Practical Handbook of Bee Culture, with some Observations upon the Solitary Bee

So I can safely declare my mason been project a success by now. After an entire year spent inside their bamboo straws all of my bees have flown away, leaving their cells empty and dusty. That’s very fortunate, there must have been at last thirty of them, so I’m very proud of my contribution to pollination and wildlife. Too bad I haven’t been able to witness a single first flight, it all happened so quickly over a few days, and before I could replace the straws (they’re supposed to be replaced in order to prevent parasites) the bees were back, very busy building new cells inside the old straws. Actually, one afternoon upon returning home I watched up and saw my balcony all buzzing, and for a week or so I had to be very careful while gardening because the bees would come close to my face to observe me, especially when I was watering the flowers. They would also make fun of the cat. I counted at least eight of them. Who were they? Maybe some of the females back to their own cells? Or foreign females informed by some scent trace or bee language? Anyway, they all decided to use the old straws, and only three straws of the new house have been occupied so far. I hope they know what they’re doing, maybe they’ve decided my organic balcony is free enough of dangers and pests. The little one you see in the photo is the very first mason bee that came to my balcony to nest last spring. Now I’m lodging the third generation in three different houses.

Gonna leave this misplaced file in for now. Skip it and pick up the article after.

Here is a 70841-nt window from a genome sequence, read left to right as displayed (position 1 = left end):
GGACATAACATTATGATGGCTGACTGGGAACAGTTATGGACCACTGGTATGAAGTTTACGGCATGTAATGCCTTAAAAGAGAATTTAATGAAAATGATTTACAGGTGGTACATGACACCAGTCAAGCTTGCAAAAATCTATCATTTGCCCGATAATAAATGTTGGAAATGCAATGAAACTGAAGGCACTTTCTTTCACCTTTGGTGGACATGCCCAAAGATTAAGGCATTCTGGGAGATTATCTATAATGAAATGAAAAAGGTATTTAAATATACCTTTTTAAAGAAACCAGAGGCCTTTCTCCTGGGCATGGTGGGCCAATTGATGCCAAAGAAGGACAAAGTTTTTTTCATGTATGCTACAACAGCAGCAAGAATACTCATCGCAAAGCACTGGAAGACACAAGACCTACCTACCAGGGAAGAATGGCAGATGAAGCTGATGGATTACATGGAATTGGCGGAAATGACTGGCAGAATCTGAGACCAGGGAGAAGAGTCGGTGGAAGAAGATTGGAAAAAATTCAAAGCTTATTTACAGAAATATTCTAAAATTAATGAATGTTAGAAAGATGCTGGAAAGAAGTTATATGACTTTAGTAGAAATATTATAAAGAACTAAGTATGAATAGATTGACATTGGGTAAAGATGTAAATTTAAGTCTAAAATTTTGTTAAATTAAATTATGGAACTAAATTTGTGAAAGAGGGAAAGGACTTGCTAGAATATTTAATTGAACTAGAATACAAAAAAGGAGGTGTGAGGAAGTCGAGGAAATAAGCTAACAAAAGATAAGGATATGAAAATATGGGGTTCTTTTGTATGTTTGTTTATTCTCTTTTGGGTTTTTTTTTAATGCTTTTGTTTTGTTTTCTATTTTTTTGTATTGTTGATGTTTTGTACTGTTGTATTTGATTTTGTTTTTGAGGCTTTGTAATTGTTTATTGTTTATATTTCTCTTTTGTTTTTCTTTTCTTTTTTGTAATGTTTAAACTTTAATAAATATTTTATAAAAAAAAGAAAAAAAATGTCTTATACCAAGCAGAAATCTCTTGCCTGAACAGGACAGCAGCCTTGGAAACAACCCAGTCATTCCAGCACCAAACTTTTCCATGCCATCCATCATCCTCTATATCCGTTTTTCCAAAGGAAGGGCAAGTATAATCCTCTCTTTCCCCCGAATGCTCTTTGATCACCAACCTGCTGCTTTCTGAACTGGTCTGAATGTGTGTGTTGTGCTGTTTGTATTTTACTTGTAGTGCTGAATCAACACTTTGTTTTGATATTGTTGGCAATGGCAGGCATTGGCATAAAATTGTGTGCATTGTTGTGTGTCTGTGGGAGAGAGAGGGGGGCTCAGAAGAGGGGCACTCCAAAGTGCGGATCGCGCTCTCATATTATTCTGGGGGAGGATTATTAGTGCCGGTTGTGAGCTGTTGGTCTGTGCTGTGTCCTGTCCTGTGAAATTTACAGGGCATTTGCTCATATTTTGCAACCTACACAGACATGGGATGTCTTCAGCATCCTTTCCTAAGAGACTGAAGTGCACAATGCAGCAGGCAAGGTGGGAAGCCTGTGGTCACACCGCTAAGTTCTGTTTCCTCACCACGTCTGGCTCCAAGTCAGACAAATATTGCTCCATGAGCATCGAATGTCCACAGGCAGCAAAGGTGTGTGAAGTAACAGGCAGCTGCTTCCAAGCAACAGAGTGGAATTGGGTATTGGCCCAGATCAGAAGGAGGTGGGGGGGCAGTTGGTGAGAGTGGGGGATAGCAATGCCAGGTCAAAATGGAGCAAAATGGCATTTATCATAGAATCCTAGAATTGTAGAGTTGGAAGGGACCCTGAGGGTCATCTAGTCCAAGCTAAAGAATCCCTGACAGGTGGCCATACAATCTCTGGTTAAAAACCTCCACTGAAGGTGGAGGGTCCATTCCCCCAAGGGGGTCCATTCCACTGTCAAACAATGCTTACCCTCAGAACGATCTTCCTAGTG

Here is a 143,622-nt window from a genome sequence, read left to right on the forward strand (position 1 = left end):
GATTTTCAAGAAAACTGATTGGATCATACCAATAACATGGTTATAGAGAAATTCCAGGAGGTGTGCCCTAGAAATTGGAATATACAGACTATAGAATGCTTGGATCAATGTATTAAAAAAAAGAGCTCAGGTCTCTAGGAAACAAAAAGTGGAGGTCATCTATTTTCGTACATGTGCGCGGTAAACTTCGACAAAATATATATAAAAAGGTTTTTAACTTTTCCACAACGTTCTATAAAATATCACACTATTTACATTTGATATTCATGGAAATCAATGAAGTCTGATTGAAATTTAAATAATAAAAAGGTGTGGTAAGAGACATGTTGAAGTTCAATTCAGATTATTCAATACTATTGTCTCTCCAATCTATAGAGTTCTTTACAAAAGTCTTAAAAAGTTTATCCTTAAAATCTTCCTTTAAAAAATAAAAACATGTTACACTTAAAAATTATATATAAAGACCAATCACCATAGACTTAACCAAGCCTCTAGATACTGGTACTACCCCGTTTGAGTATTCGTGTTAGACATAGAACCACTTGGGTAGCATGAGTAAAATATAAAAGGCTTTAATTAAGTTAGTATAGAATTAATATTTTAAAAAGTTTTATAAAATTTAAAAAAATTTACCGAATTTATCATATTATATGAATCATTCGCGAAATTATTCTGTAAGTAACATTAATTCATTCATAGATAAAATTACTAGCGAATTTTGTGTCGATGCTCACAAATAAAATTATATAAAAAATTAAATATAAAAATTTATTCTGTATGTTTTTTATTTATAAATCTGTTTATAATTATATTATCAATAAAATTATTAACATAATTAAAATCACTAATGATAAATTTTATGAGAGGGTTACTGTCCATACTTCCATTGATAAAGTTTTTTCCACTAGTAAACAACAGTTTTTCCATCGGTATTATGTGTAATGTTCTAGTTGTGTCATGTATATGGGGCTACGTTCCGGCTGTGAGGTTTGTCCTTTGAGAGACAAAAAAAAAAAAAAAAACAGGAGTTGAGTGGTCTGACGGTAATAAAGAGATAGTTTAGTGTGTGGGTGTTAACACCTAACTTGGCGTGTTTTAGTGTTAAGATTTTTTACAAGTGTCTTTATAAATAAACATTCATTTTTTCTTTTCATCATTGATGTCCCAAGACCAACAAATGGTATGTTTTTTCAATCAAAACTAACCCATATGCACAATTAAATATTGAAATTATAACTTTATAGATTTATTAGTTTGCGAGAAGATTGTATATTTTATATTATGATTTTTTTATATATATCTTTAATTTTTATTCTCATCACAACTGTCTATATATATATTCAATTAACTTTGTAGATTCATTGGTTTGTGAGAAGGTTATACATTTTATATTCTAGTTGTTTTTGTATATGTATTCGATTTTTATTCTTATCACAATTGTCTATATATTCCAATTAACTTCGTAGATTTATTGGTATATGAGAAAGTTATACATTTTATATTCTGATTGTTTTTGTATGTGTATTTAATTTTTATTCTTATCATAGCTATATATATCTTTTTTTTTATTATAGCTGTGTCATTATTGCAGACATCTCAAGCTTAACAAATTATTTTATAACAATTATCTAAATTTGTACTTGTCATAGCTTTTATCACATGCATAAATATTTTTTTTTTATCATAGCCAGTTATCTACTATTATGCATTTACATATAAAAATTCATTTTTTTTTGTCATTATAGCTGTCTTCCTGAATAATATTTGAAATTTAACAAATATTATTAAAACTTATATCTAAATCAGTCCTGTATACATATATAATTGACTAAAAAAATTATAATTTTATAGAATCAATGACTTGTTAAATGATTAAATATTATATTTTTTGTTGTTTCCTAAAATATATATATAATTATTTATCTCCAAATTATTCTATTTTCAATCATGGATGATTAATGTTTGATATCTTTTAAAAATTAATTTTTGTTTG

osmia

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